An aside: as democratic and open-door-policy-touting as coach Steve Kerr is, he should be the final arbiter on player resting. He risks nothing by assuming the rule of final authoritarian in terms of scheduled rest; the team chemistry and dynamics have existed well before the possibility of 73 wins has, and would survive without it just the same.

This Jazz game was a microcosm of how player fatigue can influence the game moreso than team-wide skill. While the San Antonio Spurs' elder core requires more rest, the Warriors opting to galavant through the season without resting at all is foolhardy and shortsighted. Beating the Utah Jazz was never the final objective. Winning the NBA title in 2016 was always the objective, and it becomes decreasingly likely game the Spurs rest while the Warriors slog through the mire with a medieval attitudes regarding player resting.

None of this precludes the possibility of finding an equilibrium of reaching 73 wins and resting players. But isn't resting key contributors on the second-night-of-a-back-to-back in oxygen-devoid Utah the most obvious place to start? The Warriors are down key contributors in Andre Iguodala and Festus Ezeli, granted, but giving Ian Clark extra minutes while resting a clearly bleary-eyed Stephen Curry risks little in the way of injuries to Clark, who will be left off of the playoff rotation anyway, while gaining quite a bit in not wearing down the treads on Curry too fast.

Anyways, in the fourth quarter, 22 Million Dollar Man Harrison Barnes continued to defend stoutly, rebound at an unseen rate (for Barnes) and unfortunately fail to hit threes, at one of eight on extremely open attempts. Kerr went to a well he's dipped into far too much in the season, as he put Green and Barnes in at the frontcourt positions, who promptly got abused by Rudy Gobert on the glass. There's a certain brute un-cleverness from Kerr with his lineups (not that there necessarily needs to be cleverness given the dominance of the SBDS).

The fourth quarter was largely the internalized struggle between skill and tiredness brought to life. The Warriors made surges, but ultimately it had the same effect of a caged beast roaring in anger: terrifying, but in context ultimately harmless. Stephen Curry clanked a free throw, genuinely breaking Jim Barnett's heart mid-sentence. Then he turned it over in a live-ball situation with a loosey-goosey dribble move between two defenders. Then the Warriors failed to secure a rebound.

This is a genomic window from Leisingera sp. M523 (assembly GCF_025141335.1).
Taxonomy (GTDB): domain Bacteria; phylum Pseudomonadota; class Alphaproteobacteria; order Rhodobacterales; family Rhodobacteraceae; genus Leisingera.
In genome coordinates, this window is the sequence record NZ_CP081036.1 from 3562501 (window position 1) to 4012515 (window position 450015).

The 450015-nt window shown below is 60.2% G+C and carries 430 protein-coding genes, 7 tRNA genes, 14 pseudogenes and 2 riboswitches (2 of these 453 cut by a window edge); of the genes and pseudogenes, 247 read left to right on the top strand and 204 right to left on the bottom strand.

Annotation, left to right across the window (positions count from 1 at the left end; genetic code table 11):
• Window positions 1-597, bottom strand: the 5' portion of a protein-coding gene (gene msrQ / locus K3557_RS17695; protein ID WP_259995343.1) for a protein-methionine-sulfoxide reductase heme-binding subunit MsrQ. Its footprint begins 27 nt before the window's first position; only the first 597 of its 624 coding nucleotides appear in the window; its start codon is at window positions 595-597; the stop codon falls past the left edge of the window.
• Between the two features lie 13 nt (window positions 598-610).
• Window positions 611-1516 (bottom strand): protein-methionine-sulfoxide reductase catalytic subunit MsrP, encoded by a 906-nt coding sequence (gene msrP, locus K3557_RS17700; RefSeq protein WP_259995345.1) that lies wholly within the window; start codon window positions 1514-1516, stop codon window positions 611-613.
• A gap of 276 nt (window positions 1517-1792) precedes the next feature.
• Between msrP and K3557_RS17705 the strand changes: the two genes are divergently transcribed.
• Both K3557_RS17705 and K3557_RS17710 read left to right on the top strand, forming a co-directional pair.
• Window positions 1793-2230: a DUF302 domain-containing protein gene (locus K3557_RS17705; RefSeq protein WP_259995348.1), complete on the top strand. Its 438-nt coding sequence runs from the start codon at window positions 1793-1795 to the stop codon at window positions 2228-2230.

Turnovers and failure to rebound: two vices the Warriors dabble with quite frequently that bit them tonight. Except it didn't quite kill them.

The OT

Through some clutch defense on Jazz free throw shooters (that ghost defender really altered their shots all night as the Jazz shot under 50% from the line), the Warriors slugged into overtime because, really, what more do the Warriors want to see but five more minutes on the second-night-of-a-back-to-back at altitude?

In overtime, the Warriors out-executed the opposition as they always seem to do regardless of fatigue. The defense continued its rejuvenated efforts while the offense peaked back out from hiding. Overtime is almost always a chaotic mess on both ends and, as Bill Simmons among many other have noticed, the Warriors are perfect operators (and engineers) of chaos on the court.

It was a tired-legs, grit-and-grind, bleary-eyed game and win. It was a game that was immensely satisfying as a sports fan looking for instant gratification -- but an ugly performance which re-ignites the indignant pragmatist in me that is looking towards the meat grinder of the Western Conference Playoffs, wholly concerned at this point at what lengths the players and coaches are willing to go for that cursed number 73.